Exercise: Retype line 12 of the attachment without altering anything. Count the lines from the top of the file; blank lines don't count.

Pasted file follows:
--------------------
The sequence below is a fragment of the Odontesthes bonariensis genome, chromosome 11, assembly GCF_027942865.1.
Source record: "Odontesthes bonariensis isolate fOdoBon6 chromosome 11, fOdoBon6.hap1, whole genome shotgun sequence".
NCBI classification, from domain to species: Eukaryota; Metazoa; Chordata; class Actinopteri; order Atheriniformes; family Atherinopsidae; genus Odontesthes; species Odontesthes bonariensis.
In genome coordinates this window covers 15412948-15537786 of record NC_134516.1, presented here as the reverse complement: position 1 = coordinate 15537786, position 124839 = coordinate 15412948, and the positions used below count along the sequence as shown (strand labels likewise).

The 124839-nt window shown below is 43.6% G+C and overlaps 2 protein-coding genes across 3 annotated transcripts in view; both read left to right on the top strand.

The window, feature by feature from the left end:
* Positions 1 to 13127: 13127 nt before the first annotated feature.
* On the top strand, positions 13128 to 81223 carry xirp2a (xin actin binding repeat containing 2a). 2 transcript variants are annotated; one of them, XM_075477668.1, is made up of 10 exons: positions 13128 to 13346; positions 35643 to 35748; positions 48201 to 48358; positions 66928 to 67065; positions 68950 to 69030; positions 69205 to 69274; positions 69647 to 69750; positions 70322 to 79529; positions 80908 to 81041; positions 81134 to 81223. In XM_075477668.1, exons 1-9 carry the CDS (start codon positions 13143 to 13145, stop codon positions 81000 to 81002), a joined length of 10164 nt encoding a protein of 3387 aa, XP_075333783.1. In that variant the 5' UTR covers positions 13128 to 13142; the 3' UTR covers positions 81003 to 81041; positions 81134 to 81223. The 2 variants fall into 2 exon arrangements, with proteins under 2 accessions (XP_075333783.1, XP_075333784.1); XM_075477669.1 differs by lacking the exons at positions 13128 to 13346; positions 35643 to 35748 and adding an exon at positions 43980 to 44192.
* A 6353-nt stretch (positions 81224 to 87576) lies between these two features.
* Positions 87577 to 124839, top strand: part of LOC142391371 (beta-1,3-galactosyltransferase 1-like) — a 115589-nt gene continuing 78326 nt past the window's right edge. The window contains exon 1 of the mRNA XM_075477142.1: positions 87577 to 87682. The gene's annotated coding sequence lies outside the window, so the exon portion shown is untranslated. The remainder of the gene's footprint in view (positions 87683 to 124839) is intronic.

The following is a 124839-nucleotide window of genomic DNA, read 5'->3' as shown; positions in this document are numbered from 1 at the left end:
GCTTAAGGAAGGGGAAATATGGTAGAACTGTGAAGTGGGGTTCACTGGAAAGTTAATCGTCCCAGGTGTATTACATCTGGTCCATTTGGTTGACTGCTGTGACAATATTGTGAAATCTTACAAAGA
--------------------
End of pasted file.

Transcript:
GCTTAAGGAAGGGGAAATATGGTAGAACTGTGAAGTGGGGTTCACTGGAAAGTTAATCGTCCCAGGTGTATTACATCTGGTCCATTTGGTTGACTGCTGTGACAATATTGTGAAATCTTACAAAGA